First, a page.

SHAKOPEE — The Shakopee Mdewakanton Sioux Community’s cultural center and public museum are now open after decades of work, community members said this week.
Hocokata Ti, pronounced ho-cho-kah-tah tee and the Dakota term for lodge at the center of the village or camp, includes members-only spaces for Mdewakanton government and community events and a main-floor exhibit on the tribe’s history that’s open to the broader public. The doors are open most Tuesdays through Saturdays.
The facility’s opening caps roughly 30 years of planning, artifact collection and squeezing into the community’s other gathering places, said Andy Vig, a member of the Cultural and Historical Preservation work group that helped develop the center.
“A lot of people have died waiting to see this,” he said Tuesday during a tour of the building, which stands just east of Mystic Lake Drive north of The Wilds Golf Club. “This was much needed and long overdue.”
The opening came a few weeks before this year’s Wacipi, the three-day dance ceremony and competition that runs Friday through Saturday in south Shakopee. Attendance this year is free of charge.
The center’s completion also coincides with the community’s 50th year since the federal government recognized it as a tribe. Vig said the two aren’t related. As he, other community leaders and the center’s museum make clear, 50 years is a small blip to the Dakota nation that stretched from present-day Canada to the American South.
“Mdewakanton: Dwellers of the Spirit Lake” offers the uncommon experience of an exhibit about a Native American tribe that was made by its subjects rather than outsiders. The voices of tribe members play in audio recordings of their ancestors’ historical writings and their own memories.
The displays move from prehistory to the present day, starting with Dakota creation stories of how the creator formed the land in the primordial waters. Native people hunted, fished, planted corn and gathered wild rice along the Minnesota River and other waterways for thousands of years.
Tools, garments and other historical handiwork made with buffalo hide and porcupine quill surround the walkway. Many of the pieces come from community members or from the Smithsonian’s National Museum of the American Indian in Washington, D.C.
Signs and interactive screens highlight cultural values and the Dakota language, such as names for local places or relatives — a kind of reclamation after that heritage was squashed in U.S. boarding schools and violence.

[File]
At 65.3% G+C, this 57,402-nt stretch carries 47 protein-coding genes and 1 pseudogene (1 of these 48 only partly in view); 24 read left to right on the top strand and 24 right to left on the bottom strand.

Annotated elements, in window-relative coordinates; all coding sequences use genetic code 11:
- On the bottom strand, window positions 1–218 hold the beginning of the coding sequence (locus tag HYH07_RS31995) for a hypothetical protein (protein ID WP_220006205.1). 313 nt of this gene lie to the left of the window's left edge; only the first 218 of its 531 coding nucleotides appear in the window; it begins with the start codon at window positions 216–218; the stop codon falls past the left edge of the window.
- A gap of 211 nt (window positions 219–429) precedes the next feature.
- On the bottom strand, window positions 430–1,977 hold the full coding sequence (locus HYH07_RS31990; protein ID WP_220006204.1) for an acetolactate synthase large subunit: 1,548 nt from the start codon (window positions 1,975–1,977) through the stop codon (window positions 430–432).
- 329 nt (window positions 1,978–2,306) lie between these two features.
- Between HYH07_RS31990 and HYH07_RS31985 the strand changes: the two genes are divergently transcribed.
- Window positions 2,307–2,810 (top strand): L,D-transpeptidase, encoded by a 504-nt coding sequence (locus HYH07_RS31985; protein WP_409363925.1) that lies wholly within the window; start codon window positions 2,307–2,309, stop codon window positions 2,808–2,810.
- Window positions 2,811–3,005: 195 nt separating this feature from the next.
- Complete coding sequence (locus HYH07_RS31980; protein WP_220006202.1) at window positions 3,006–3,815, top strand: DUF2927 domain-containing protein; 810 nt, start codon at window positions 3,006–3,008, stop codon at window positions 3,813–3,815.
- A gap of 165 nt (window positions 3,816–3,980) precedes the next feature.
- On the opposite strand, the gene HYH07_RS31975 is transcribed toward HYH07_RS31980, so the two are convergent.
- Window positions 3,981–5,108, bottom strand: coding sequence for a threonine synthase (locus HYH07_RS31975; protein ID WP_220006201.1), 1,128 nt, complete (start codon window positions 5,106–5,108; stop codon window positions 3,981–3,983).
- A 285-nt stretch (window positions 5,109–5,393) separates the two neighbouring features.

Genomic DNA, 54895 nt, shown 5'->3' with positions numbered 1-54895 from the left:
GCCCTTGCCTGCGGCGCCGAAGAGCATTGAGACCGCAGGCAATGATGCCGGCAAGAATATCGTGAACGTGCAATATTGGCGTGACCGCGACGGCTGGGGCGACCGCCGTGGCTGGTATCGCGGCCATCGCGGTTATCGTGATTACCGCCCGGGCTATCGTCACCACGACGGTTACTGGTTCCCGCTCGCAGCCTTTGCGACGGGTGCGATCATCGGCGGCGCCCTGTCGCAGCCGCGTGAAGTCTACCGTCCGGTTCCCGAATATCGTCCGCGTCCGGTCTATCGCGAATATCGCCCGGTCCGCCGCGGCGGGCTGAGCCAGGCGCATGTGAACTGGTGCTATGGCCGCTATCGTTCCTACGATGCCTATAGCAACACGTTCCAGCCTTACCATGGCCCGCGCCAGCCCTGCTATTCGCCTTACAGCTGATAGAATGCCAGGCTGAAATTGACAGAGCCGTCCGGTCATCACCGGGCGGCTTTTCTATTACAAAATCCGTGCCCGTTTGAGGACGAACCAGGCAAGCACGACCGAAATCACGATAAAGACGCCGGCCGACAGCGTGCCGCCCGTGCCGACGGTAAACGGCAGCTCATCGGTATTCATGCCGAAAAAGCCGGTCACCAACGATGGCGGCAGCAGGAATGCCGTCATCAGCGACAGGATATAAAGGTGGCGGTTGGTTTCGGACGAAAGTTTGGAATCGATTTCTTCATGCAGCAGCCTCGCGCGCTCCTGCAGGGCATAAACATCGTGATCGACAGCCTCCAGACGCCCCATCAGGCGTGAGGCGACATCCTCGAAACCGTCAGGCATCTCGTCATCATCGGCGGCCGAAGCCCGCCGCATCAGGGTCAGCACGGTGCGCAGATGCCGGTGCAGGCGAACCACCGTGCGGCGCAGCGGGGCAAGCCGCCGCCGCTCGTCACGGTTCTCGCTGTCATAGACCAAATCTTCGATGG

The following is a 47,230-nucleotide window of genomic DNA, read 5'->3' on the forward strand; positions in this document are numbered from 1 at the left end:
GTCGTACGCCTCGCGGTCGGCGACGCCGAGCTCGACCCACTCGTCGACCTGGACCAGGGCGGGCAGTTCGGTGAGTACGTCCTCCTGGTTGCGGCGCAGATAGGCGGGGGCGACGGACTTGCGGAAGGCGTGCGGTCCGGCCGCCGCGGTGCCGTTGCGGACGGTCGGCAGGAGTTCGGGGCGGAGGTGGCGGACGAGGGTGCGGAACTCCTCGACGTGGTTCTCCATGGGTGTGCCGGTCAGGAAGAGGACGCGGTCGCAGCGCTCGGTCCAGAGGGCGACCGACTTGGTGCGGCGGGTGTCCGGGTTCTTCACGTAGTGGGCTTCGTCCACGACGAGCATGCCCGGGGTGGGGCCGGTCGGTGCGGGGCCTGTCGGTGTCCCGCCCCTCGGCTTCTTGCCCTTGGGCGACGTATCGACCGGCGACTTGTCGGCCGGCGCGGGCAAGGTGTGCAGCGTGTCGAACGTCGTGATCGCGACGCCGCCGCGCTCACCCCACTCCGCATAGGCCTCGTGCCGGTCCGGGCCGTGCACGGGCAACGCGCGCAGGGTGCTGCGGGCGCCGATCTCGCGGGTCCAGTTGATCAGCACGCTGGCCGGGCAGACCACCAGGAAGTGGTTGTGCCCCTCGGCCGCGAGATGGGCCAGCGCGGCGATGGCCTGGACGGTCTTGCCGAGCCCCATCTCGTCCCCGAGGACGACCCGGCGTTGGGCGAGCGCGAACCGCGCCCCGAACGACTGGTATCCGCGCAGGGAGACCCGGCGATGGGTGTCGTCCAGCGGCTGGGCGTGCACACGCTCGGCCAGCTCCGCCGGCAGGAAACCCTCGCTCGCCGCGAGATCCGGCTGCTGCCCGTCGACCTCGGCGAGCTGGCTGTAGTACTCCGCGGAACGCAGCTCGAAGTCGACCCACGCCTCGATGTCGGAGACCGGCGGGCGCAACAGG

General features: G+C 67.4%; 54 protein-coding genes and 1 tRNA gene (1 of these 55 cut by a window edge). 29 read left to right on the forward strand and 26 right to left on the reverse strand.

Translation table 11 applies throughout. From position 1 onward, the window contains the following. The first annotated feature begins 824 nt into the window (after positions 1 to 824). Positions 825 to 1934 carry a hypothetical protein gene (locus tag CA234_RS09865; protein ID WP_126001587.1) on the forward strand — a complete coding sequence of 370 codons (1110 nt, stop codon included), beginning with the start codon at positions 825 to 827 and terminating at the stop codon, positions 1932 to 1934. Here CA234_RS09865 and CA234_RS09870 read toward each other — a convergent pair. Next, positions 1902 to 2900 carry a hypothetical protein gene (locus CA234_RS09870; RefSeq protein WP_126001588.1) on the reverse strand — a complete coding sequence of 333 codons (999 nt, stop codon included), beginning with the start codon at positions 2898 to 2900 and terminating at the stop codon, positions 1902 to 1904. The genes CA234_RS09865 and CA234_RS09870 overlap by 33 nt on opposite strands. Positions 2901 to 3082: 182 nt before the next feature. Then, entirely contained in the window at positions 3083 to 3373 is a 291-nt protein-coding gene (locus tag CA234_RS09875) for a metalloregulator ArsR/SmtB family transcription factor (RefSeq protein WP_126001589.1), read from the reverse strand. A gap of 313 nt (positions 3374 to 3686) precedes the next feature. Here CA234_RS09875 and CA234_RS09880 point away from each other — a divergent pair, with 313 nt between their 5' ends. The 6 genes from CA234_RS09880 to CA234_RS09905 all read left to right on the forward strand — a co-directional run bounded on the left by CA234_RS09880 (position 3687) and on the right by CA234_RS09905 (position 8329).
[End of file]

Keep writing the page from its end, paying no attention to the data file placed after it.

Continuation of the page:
“This is at the heart of who we are,” Vig said, adding the exhibit is meant to educate the public in a way that might have pushed past events in a very different direction had it begun sooner. “Another thing is teaching our own children and our own people the long history.”
The exhibit explores much of that history’s complication and pain. The 1862 conflict between the U.S. and several native fighters is called the U.S.-Dakota War, for instance, but the Dakota were split on what to do at the time, said Michael Kurtz, a cultural interpreter at the center.
Some thought adapting to their lives under enforced American culture was best even as they starved on reservation land; many young men blamed their leaders for losing their land and wanted to fight to take it back, Kurtz said.
Vig said his great-great uncle was among those who scouted for the U.S. Army and led some settlers to safety. Hundreds of settlers and scores of Dakota died in the war, according to the Minnesota Historical Society.
Displays on the subsequent Dakota exile from the state, harsh boarding schools in the 1900s and the Mdewakanton community’s development on reservation and trust land within Prior Lake and Shakopee all bring the exhibit to modern times.
The tribe’s federal recognition in 1969 came after it demonstrated to the government that it had distinct membership and longstanding status as a single community, among other considerations.
Recognition allows tribes to set up formal governments and receive services from the U.S. Bureau of Indian Affairs, but “sovereignty is not a gift,” one exhibit display states. “It’s a right we always had as a tribal nation, long before European settlers came to this continent.”
Outside of the exhibit, Vig said Hocokata Ti’s design evokes several tribal priorities. Its walls are circular, echoing the importance of natural cycles. Its floors include rocks from the Minnesota. Trails for members run through native plants and water features that recall the former riverside village in Shakopee.
“A big part of Dakota culture is not just here in this museum and whatever, it’s out there,” Vig said.